Today’s phrase is one you’ll end up using all the time when you are in Italy, especially once you start making friends.
Come on, let’s go!
Learn with our video
Dai is an interjection in Italian that means Come on! It’s formed from the preposition da and the article i. The first time I heard it, I admit that, as an English speaker, I mistakenly thought the other person (who just happened to be a little boy I was babysitting) was telling me to Die! It was a good thing the mother stepped in before I took offence!
Andiamo is the first-person plural form of the verb andare (to go). When used in a neutral sentence, it simply means we go but when used as an imperative to make a suggestion, it translates as Let’s go! Compare the following two sentences:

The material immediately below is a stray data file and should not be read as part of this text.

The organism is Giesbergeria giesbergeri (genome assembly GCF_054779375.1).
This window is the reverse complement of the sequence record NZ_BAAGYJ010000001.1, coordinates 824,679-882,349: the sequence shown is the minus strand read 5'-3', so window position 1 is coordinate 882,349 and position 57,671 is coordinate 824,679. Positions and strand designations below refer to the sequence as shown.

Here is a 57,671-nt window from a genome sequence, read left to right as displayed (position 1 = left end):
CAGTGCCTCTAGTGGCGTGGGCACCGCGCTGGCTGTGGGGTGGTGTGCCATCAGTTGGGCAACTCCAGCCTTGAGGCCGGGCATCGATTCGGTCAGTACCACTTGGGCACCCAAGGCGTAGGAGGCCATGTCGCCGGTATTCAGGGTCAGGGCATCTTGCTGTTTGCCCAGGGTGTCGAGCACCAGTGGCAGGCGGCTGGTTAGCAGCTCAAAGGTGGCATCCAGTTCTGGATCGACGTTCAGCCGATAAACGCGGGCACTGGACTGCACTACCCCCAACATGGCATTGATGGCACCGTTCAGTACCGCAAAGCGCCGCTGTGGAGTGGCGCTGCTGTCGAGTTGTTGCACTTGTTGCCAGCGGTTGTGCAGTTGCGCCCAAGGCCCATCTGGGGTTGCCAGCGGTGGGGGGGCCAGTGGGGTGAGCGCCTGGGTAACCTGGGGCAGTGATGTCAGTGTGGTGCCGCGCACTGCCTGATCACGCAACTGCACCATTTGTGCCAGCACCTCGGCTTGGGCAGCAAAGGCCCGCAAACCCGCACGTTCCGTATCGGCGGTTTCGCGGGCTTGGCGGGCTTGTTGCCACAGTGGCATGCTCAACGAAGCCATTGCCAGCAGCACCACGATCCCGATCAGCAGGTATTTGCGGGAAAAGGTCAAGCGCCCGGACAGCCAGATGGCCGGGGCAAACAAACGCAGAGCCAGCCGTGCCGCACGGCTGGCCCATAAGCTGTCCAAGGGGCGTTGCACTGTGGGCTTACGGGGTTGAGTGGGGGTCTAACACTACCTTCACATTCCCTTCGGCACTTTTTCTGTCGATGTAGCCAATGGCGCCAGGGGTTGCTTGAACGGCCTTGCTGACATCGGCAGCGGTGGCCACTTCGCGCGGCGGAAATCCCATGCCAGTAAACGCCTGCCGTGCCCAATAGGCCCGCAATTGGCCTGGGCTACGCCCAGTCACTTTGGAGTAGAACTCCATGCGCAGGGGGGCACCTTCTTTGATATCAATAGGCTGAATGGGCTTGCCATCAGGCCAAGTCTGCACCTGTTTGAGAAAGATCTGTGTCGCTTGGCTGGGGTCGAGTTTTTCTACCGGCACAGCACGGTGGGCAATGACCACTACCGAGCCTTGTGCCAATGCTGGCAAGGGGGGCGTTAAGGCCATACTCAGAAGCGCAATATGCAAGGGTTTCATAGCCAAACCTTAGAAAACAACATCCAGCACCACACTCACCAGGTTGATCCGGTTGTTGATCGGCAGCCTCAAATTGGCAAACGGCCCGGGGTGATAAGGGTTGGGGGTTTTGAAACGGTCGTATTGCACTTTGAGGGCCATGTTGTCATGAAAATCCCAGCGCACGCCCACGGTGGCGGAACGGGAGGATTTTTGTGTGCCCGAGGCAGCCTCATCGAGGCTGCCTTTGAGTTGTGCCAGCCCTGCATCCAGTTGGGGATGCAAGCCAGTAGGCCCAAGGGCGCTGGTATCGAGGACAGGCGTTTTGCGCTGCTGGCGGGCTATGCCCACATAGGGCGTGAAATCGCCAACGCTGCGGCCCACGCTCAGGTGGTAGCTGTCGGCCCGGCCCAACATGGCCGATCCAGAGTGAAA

- Andiamo al cinema ogni sabato sera. = We go to the cinema every Saturday evening.
- Andiamo al cinema stasera! = Let’s go to the cinema this evening!
Here are a couple of additional example sentences where Dai, andiamo! is used:
Dai, andiamo fuori a mangiare qualcosa. Ho fame!
Come on, let’s go out and eat something. I’m hungry!
Dai, andiamo a casa. Sono stanco morto.
Come on, let’s go home. I’m so tired.
Did you know…?
In the Romanesco dialect, andiamo becomes the annamo (or the shorted ‘nnamo). The reason I’m mentioning this variation is because, even though it was born in Rome, it is used across much of Italy. In the Piedmont region where my husband is from, on the other hand, you will hear the dialectal form anduma.
You can also use this phrase to tell someone to hurry up because you’re in a rush or simply because they are slow. You can include the interjection su to add extra emphasis.
Dai su, andiamo che siamo già in ritardo! La nonna ci sta aspettando!
Come on, let’s go, we’re already late! Grandma is waiting for us!